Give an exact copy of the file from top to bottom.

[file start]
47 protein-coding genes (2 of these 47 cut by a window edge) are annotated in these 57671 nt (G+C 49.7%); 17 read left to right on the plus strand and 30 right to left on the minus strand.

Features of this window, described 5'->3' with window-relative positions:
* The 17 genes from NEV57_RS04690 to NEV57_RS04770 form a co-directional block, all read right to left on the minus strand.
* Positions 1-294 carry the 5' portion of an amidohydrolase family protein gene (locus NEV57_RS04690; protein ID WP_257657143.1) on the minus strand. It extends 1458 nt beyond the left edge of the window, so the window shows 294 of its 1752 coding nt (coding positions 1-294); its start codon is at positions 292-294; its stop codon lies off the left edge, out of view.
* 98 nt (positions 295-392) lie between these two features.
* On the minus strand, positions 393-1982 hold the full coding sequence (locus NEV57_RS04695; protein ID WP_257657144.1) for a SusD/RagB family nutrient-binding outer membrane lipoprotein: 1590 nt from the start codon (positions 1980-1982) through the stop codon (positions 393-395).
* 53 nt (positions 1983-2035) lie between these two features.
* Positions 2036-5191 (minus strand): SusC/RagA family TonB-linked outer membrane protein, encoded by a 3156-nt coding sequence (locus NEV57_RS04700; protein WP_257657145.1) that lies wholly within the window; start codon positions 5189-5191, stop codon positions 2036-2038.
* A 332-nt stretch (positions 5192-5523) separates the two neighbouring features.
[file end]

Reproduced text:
47 protein-coding genes (2 of these 47 cut by a window edge) are annotated in these 57671 nt (G+C 49.7%); 17 read left to right on the plus strand and 30 right to left on the minus strand.

Features of this window, described 5'->3' with window-relative positions:
* The 17 genes from NEV57_RS04690 to NEV57_RS04770 form a co-directional block, all read right to left on the minus strand.
* Positions 1-294 carry the 5' portion of an amidohydrolase family protein gene (locus NEV57_RS04690; protein ID WP_257657143.1) on the minus strand. It extends 1458 nt beyond the left edge of the window, so the window shows 294 of its 1752 coding nt (coding positions 1-294); its start codon is at positions 292-294; its stop codon lies off the left edge, out of view.
* 98 nt (positions 295-392) lie between these two features.
* On the minus strand, positions 393-1982 hold the full coding sequence (locus NEV57_RS04695; protein ID WP_257657144.1) for a SusD/RagB family nutrient-binding outer membrane lipoprotein: 1590 nt from the start codon (positions 1980-1982) through the stop codon (positions 393-395).
* 53 nt (positions 1983-2035) lie between these two features.
* Positions 2036-5191 (minus strand): SusC/RagA family TonB-linked outer membrane protein, encoded by a 3156-nt coding sequence (locus NEV57_RS04700; protein WP_257657145.1) that lies wholly within the window; start codon positions 5189-5191, stop codon positions 2036-2038.
* A 332-nt stretch (positions 5192-5523) separates the two neighbouring features.